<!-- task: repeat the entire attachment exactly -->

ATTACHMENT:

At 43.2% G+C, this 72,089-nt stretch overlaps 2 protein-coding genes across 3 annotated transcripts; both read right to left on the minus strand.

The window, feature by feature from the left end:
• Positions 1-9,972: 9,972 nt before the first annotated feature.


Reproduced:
At 43.2% G+C, this 72,089-nt stretch overlaps 2 protein-coding genes across 3 annotated transcripts; both read right to left on the minus strand.

The window, feature by feature from the left end:
• Positions 1-9,972: 9,972 nt before the first annotated feature.